One of the people in the “Get Organized For An ACTUAL Revolution” Tour has recounted her difficulties as a high school student in reading the Shakespeare play Romeo and Juliet. Having difficulty in reading this, and not seeing why it was important for her to do so, she was met with denunciation and insults, rather than help, from her teacher. So, what does all this have to do with the new communism and being a strategic commander of the revolution based on this new communism?
As Ardea Skybreak has emphasized, in an important article on the question of strategic commanders of the revolution: “You don’t have to have been formally trained as an intellectual to be bright, engaged, curious about all sorts of things, able to think on lots of different levels, and to play with lots of different elements.”1 As one application of this, you don’t have to be formally trained as an intellectual to read, and get some important things out of reading, Shakespeare (and no one deserves the title, or the position, of “teacher” who discourages someone from learning by insulting them because they do not find Shakespeare easy to read, or do not immediately understand why he is worth reading).
With regard to Romeo and Juliet in particular, one way to “get into” this is to make the comparison between their situation and what it is like for two people who fall in love while their families are part of rival gangs. Something similar to that is essentially the situation, and ultimately is decisive in determining the fate, of Romeo and Juliet. (And the musical play West Side Story is an adaptation of Romeo and Juliet to just such a situation.)
Many of the writings of Shakespeare reflect, in very rich ways, significant contradictions of a society in which elements of bourgeois (capitalist) relations, and the corresponding ideas, are beginning to have an impact, while the society overall is still dominated by feudal relations and “values.” Among other things, this is reflected, in a number of Shakespeare’s works, such as Romeo and Juliet, in the contradiction, often acutely posed, between romantic love and feudal/patriarchal authority and “duty” imposed by that authority (including the patriarchal authority of the father/husband, in the family).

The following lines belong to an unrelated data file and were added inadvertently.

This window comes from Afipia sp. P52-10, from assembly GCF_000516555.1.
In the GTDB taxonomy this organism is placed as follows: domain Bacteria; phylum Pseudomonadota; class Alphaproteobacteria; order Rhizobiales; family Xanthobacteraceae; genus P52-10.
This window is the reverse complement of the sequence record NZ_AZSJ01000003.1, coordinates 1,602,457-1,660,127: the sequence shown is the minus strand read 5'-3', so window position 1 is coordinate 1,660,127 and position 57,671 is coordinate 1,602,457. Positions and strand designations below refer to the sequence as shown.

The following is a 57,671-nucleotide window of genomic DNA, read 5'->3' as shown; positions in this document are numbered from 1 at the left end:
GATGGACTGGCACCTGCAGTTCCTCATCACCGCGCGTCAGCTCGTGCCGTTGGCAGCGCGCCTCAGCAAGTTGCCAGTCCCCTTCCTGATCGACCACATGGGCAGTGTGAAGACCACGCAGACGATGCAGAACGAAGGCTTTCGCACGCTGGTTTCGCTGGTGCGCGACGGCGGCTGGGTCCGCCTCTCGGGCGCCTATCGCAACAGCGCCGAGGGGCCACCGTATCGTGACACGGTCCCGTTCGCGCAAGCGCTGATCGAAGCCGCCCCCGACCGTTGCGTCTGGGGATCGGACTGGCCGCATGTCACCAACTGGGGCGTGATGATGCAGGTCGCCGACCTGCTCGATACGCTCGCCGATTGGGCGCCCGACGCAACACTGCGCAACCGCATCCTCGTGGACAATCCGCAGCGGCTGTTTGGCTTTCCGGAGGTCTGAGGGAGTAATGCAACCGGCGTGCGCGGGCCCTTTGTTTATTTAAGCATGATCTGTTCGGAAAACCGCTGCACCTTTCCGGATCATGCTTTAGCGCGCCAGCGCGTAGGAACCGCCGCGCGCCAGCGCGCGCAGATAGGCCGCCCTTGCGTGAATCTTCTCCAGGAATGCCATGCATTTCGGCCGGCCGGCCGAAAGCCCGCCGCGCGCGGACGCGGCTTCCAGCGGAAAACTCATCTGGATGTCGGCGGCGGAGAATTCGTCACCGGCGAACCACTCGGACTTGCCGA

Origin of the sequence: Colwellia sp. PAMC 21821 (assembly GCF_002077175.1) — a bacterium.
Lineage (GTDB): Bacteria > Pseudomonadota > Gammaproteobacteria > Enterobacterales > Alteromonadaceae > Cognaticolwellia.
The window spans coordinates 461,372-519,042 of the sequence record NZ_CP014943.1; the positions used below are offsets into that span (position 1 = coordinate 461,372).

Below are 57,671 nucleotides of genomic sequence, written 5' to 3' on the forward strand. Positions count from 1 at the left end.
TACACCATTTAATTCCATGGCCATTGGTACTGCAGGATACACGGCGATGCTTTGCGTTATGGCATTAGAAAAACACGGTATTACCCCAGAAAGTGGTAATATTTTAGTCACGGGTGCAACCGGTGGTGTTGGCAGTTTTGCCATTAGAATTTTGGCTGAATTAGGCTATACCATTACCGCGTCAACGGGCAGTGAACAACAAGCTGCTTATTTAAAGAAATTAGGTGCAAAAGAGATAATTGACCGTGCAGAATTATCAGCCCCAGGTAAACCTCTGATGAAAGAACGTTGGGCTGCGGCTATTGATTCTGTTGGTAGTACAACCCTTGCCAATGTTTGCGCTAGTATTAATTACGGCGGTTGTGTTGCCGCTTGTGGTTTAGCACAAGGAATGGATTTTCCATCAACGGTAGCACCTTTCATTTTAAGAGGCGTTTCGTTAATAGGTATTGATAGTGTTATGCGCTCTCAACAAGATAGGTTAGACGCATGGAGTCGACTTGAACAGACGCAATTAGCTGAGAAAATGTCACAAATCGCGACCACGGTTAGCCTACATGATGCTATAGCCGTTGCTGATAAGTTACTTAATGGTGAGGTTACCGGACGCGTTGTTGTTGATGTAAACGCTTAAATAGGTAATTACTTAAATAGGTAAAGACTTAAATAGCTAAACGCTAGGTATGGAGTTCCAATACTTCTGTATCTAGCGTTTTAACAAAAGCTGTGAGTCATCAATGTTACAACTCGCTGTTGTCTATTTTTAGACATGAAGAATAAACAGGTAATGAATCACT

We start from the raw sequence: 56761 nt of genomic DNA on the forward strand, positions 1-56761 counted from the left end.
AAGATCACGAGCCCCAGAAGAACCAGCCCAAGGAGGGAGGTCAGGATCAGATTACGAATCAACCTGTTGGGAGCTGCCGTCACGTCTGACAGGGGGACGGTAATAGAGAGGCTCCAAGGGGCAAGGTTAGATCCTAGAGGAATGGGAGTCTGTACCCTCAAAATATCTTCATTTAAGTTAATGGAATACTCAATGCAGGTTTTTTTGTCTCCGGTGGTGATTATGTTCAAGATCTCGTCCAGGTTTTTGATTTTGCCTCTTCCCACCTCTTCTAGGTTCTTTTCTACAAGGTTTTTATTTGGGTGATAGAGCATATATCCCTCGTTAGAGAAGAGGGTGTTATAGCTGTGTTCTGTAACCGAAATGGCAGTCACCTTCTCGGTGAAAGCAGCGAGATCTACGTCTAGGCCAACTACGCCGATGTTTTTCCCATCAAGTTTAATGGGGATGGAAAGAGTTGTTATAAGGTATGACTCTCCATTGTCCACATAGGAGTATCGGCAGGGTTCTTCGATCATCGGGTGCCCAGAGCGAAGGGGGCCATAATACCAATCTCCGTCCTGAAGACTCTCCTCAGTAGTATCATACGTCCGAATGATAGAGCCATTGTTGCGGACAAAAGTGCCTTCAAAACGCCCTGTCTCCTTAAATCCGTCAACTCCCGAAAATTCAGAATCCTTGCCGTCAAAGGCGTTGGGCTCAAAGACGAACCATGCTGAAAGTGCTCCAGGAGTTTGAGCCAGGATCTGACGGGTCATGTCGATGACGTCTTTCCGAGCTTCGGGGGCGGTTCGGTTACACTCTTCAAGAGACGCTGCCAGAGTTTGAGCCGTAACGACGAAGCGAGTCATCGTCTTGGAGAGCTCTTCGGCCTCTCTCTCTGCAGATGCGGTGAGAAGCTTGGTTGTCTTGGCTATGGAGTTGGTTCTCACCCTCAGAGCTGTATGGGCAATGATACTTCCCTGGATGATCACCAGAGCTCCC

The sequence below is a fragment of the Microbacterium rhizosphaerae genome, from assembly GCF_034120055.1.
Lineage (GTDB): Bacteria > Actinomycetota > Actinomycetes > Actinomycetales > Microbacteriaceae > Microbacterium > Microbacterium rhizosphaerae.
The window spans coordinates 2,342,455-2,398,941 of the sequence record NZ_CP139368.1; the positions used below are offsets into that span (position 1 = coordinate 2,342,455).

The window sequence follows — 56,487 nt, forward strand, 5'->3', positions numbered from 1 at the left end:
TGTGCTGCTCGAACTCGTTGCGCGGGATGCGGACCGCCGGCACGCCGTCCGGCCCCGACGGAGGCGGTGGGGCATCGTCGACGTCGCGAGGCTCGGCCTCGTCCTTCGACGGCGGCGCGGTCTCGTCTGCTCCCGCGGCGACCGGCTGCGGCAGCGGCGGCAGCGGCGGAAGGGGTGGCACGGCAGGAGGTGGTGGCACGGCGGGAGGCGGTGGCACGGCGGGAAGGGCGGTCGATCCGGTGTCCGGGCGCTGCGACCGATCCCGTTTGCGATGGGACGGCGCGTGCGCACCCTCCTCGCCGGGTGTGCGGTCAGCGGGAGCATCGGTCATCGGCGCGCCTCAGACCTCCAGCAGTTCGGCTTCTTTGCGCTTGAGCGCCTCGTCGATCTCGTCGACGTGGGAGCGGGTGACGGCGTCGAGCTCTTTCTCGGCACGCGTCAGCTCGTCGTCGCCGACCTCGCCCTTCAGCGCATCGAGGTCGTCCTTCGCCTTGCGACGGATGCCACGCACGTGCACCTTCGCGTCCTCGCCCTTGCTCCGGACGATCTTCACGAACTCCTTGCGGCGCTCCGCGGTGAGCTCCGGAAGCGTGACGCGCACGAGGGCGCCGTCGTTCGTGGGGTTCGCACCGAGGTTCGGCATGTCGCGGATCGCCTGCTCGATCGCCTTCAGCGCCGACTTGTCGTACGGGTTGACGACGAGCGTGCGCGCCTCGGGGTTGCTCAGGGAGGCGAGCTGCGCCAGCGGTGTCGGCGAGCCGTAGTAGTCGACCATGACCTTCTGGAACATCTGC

At the same time, there are deep philosophical/existential questions posed in Shakespeare’s works—including Hamlet (“To be, or not to be...”) or Macbeth (“Tomorrow, and tomorrow, and tomorrow creeps in this petty pace from day to day...”—a passage that was often recited by Huey Newton). This is true even as this is shaped by the prevailing ways of thinking—and the underlying relations they reflect—of Shakespeare’s time (about 400 years ago), and is speaking to these existential questions in a decidedly different way than what is said about this in Hope For Humanity On A Scientific Basis, where I emphasize that devoting your life to revolution aiming for the emancipation of humanity is indeed a life worth living and one full of meaning. 2
While some of the language of Shakespeare is archaic (from earlier times, and with words and expressions common in those times but not necessarily today), there is a richness and liveliness to the language that is very rewarding to “take in.” This requires work, but the work is well worth it and the reward very real.
I am speaking to this not because everyone—or in particular everyone striving to be a strategic commander of the revolution—needs to start (or resume) reading Shakespeare right now, but because, as Skybreak emphasizes, being “curious about all sorts of things” is one important dimension of being a strategic commander of the revolution based on the new communism, and this “curiosity” certainly can and should involve an interest in engaging literature and art, of many different kinds, including the work of a towering literary artist like Shakespeare.